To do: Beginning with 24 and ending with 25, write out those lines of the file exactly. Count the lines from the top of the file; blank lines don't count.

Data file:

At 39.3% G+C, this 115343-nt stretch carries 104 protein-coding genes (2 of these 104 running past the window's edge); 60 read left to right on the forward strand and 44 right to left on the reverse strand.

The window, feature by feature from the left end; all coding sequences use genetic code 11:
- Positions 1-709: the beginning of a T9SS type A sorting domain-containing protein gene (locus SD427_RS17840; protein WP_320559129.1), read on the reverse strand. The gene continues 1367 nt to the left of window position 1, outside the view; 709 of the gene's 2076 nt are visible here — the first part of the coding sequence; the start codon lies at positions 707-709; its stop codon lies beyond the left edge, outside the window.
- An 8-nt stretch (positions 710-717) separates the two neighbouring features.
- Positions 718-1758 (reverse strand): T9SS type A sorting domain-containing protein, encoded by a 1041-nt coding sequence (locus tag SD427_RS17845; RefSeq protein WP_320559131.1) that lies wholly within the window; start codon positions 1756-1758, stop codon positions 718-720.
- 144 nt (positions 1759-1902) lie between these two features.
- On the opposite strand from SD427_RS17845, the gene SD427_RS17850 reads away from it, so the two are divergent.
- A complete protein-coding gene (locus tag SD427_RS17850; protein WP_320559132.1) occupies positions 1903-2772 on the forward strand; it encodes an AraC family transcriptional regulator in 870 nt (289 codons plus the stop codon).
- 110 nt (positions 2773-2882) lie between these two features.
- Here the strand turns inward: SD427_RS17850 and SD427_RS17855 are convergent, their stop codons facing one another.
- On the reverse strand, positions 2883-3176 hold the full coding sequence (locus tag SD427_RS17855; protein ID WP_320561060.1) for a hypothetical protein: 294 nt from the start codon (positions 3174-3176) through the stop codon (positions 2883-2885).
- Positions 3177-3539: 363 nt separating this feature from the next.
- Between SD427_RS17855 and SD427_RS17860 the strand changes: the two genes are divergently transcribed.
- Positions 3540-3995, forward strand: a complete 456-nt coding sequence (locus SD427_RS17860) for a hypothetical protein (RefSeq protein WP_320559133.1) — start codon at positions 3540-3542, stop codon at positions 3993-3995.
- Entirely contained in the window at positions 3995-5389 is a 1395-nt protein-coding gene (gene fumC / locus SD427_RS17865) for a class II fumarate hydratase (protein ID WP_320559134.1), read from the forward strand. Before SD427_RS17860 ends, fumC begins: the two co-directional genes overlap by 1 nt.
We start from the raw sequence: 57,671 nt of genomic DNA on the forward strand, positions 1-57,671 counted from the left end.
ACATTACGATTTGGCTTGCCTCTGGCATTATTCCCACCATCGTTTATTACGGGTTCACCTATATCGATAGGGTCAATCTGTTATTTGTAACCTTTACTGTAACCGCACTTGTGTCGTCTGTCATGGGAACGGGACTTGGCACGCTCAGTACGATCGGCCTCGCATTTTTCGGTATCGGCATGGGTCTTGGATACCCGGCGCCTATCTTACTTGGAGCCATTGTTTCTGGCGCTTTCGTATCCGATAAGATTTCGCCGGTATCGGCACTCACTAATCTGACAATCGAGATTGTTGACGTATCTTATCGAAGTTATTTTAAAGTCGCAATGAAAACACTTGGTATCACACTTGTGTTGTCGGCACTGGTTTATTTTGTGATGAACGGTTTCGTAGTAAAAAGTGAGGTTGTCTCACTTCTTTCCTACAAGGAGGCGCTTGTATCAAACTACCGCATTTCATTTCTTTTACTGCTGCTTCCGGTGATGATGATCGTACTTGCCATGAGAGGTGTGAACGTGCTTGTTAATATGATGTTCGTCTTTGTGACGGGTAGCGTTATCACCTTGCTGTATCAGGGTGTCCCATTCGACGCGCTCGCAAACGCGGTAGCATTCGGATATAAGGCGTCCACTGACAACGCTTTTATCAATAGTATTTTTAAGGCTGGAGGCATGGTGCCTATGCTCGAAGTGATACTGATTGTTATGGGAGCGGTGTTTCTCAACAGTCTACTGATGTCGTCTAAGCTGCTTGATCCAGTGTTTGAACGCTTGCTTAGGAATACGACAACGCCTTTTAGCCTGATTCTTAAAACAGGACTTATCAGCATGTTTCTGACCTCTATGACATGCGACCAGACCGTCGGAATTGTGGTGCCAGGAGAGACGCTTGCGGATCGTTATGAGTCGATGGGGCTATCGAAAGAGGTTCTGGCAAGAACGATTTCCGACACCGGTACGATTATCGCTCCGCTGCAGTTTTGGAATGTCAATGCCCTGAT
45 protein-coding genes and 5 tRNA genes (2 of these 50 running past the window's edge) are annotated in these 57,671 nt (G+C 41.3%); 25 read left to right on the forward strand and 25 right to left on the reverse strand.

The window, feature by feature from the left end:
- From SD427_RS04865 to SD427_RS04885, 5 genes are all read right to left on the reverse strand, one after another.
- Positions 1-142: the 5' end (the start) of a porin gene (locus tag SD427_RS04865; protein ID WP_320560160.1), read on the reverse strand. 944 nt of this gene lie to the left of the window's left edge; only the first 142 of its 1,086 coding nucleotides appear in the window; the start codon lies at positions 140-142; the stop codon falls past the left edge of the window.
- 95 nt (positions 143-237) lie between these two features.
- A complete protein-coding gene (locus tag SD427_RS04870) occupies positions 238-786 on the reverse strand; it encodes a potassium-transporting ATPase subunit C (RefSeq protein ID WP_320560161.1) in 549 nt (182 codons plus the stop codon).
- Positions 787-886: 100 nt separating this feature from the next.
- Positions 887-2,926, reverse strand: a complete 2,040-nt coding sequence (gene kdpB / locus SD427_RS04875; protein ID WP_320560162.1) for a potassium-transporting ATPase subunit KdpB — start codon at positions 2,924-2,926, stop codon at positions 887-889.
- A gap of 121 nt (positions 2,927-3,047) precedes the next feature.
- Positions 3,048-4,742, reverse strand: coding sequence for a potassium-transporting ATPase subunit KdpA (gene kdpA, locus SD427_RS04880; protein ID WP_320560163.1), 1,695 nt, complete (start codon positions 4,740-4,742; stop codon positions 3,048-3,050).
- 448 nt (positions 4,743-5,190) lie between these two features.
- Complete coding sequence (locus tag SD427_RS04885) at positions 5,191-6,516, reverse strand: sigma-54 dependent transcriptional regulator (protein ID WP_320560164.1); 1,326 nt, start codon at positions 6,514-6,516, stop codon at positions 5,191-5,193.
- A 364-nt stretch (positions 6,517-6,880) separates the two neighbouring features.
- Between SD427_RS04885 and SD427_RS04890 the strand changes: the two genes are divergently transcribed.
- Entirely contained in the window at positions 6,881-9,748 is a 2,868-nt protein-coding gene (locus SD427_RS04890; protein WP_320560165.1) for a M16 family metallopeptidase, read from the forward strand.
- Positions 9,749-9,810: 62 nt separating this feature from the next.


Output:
- Positions 787-886: 100 nt separating this feature from the next.
- Positions 887-2,926, reverse strand: a complete 2,040-nt coding sequence (gene kdpB / locus SD427_RS04875; protein ID WP_320560162.1) for a potassium-transporting ATPase subunit KdpB — start codon at positions 2,924-2,926, stop codon at positions 887-889.